Would you willingly give up fresh fruit salad, a juicy burger topped with all your favorites and a heaping ice cream sundae for a grayish, sometimes chunky, but admittedly delicious, liquid meal? Soylent, a controversial Silicon Valley operation, is hoping you’ll give it a try. Their team is singlehandedly trying to replace traditional food with a powder-turned-liquid that delivers all the nutrients the human body needs. Unsurprisingly, there has been massive backlash about the product, and the questions about its effectiveness are never-ending. First of all, meal-replacement powders aren’t new—they were pioneered by Scott Connelly in the 90s and copycats have been trying to create a successful version ever since—so what makes Soylent different? Another point of debate is how truly universal this type of diet can be. One size does not fit all when it comes to food, so how can Soylent say it works for everyone? Think about diabetics and others with pre-existing medical conditions that restrict diet? Also, how can the creators of Soylent purport to know every single nutrient the human body needs to survive? Do they know something the rest of us don’t?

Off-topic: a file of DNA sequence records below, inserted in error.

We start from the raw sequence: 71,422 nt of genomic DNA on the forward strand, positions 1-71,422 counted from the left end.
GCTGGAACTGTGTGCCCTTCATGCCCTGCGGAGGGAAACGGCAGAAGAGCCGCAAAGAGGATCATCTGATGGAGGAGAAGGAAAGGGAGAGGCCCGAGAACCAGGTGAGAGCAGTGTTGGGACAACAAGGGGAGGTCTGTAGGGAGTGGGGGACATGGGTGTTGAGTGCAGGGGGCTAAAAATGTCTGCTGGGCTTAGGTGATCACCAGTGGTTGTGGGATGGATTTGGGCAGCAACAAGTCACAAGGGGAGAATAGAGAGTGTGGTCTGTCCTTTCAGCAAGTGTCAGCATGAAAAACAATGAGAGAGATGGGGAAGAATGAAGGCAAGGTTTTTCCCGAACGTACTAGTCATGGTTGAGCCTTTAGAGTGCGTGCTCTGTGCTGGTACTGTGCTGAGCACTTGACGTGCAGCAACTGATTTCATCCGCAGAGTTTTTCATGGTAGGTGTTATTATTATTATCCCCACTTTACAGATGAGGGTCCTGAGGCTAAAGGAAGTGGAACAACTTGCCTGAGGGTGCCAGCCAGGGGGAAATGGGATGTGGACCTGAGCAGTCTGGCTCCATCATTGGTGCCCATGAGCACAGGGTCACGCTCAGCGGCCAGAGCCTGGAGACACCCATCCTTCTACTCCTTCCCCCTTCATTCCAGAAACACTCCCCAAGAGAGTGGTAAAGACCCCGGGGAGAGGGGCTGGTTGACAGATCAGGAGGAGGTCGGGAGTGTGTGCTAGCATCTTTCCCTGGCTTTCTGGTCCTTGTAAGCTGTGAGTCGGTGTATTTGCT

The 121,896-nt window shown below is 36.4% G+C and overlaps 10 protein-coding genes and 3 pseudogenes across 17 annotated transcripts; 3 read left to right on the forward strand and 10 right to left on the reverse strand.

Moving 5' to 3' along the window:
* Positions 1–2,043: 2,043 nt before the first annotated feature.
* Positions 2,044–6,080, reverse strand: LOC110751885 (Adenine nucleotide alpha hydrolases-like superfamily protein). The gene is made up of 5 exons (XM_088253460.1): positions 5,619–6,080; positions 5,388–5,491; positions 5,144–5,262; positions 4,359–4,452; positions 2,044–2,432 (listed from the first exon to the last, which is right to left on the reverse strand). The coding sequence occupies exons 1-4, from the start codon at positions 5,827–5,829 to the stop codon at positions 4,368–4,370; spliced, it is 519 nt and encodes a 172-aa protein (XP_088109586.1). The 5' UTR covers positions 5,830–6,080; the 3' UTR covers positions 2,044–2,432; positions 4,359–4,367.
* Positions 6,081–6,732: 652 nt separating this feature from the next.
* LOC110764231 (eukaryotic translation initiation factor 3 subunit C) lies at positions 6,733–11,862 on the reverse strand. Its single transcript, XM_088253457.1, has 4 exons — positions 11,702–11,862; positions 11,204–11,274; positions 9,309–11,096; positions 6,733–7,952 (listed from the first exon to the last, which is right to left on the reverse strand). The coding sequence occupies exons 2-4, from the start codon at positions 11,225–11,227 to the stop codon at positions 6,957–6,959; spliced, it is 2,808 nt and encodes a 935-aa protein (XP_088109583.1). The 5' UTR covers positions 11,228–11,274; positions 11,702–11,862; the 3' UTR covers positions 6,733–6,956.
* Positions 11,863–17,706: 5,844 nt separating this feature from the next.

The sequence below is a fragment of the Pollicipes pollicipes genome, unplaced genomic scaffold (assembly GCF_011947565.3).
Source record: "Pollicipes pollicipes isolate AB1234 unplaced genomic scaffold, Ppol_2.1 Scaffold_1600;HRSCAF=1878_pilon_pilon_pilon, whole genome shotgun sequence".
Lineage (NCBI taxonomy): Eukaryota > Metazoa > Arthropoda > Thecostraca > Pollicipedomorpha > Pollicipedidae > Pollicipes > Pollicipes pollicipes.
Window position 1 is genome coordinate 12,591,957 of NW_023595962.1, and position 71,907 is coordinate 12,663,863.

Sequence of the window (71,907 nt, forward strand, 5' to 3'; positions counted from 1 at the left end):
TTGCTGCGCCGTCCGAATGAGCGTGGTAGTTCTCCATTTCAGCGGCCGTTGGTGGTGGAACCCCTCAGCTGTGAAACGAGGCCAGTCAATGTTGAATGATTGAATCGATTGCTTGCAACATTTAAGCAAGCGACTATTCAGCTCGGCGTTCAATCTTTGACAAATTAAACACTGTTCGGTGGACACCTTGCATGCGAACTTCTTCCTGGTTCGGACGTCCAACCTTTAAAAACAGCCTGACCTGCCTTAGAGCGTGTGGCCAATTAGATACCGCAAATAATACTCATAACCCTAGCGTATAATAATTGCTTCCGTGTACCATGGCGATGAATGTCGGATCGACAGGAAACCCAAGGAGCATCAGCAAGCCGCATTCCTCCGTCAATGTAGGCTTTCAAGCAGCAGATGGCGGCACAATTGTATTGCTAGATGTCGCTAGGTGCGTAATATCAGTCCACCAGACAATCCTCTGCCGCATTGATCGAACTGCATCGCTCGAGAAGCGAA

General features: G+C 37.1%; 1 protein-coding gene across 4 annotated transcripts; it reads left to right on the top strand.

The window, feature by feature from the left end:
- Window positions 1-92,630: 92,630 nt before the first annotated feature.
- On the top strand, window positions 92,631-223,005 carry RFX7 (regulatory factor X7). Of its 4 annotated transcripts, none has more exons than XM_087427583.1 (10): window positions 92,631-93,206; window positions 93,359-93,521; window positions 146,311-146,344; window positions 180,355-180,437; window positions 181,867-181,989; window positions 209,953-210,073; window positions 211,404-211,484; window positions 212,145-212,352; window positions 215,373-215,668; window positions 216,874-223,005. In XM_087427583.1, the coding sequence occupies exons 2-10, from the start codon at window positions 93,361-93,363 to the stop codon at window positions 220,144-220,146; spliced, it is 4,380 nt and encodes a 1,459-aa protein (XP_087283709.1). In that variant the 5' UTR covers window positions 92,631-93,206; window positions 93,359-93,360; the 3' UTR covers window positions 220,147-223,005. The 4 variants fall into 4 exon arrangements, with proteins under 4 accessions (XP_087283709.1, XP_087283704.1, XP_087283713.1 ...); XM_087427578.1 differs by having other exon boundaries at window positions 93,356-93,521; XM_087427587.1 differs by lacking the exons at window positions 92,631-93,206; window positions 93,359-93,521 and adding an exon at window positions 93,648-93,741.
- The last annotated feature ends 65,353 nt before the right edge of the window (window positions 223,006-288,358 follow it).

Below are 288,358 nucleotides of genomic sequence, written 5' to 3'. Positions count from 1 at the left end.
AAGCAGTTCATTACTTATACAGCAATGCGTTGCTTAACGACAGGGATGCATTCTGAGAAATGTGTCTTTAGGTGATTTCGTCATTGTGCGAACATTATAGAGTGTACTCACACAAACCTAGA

One Business Insider employee decided to delay his judgment on Soylent until he did a proper experiment and gave it a whirl himself–he cut out meals and food and replaced them with heaping glasses full of Soylent morning, noon and night for two weeks. His results? It works…really well. The pros were never-ending: it is affordable (only $4.04/meal), it tastes like a vanilla milkshake, it makes you more alert, and it saves you time (because making a Soylent meal takes 5 minutes to get ingredients, assemble and consume). The cons? Digestive-related results will vary. He was able to maintain a balanced, nutritious diet on Soylent alone, and also achieved success mixing normal, food-based meals in with the purely liquid-based Soylent meals. In the end, Soylent proved its value as a quick, healthy and inexpensive meal-option for increasingly busy people.